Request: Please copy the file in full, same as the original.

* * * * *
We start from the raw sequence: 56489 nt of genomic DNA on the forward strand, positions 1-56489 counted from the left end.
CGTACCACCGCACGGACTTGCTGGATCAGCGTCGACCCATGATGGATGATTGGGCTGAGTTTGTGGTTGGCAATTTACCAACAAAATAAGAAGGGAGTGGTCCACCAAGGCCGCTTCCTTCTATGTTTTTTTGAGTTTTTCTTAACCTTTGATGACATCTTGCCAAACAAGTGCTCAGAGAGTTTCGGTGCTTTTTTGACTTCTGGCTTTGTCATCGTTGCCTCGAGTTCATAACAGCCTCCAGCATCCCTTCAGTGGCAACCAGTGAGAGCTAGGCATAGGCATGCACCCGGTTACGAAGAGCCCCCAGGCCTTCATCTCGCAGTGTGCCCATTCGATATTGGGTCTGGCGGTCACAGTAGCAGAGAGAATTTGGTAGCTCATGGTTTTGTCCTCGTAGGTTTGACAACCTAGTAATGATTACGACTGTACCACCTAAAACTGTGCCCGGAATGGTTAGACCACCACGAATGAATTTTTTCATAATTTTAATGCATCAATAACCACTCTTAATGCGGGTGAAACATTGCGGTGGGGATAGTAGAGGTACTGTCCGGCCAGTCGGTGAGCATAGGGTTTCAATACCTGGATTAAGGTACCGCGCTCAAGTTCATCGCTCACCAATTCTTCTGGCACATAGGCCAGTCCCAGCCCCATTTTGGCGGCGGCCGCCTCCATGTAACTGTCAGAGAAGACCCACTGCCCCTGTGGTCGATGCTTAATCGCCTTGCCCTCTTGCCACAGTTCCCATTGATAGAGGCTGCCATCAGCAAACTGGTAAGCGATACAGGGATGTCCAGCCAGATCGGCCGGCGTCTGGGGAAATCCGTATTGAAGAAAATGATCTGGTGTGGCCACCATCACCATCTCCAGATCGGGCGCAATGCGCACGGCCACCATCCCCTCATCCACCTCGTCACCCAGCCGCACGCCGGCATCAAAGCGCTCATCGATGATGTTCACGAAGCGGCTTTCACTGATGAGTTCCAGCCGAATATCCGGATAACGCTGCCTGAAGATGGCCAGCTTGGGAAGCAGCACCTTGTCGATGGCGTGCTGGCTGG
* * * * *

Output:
We start from the raw sequence: 56489 nt of genomic DNA on the forward strand, positions 1-56489 counted from the left end.
CGTACCACCGCACGGACTTGCTGGATCAGCGTCGACCCATGATGGATGATTGGGCTGAGTTTGTGGTTGGCAATTTACCAACAAAATAAGAAGGGAGTGGTCCACCAAGGCCGCTTCCTTCTATGTTTTTTTGAGTTTTTCTTAACCTTTGATGACATCTTGCCAAACAAGTGCTCAGAGAGTTTCGGTGCTTTTTTGACTTCTGGCTTTGTCATCGTTGCCTCGAGTTCATAACAGCCTCCAGCATCCCTTCAGTGGCAACCAGTGAGAGCTAGGCATAGGCATGCACCCGGTTACGAAGAGCCCCCAGGCCTTCATCTCGCAGTGTGCCCATTCGATATTGGGTCTGGCGGTCACAGTAGCAGAGAGAATTTGGTAGCTCATGGTTTTGTCCTCGTAGGTTTGACAACCTAGTAATGATTACGACTGTACCACCTAAAACTGTGCCCGGAATGGTTAGACCACCACGAATGAATTTTTTCATAATTTTAATGCATCAATAACCACTCTTAATGCGGGTGAAACATTGCGGTGGGGATAGTAGAGGTACTGTCCGGCCAGTCGGTGAGCATAGGGTTTCAATACCTGGATTAAGGTACCGCGCTCAAGTTCATCGCTCACCAATTCTTCTGGCACATAGGCCAGTCCCAGCCCCATTTTGGCGGCGGCCGCCTCCATGTAACTGTCAGAGAAGACCCACTGCCCCTGTGGTCGATGCTTAATCGCCTTGCCCTCTTGCCACAGTTCCCATTGATAGAGGCTGCCATCAGCAAACTGGTAAGCGATACAGGGATGTCCAGCCAGATCGGCCGGCGTCTGGGGAAATCCGTATTGAAGAAAATGATCTGGTGTGGCCACCATCACCATCTCCAGATCGGGCGCAATGCGCACGGCCACCATCCCCTCATCCACCTCGTCACCCAGCCGCACGCCGGCATCAAAGCGCTCATCGATGATGTTCACGAAGCGGCTTTCACTGATGAGTTCCAGCCGAATATCCGGATAACGCTGCCTGAAGATGGCCAGCTTGGGAAGCAGCACCTTGTCGATGGCGTGCTGGCTGG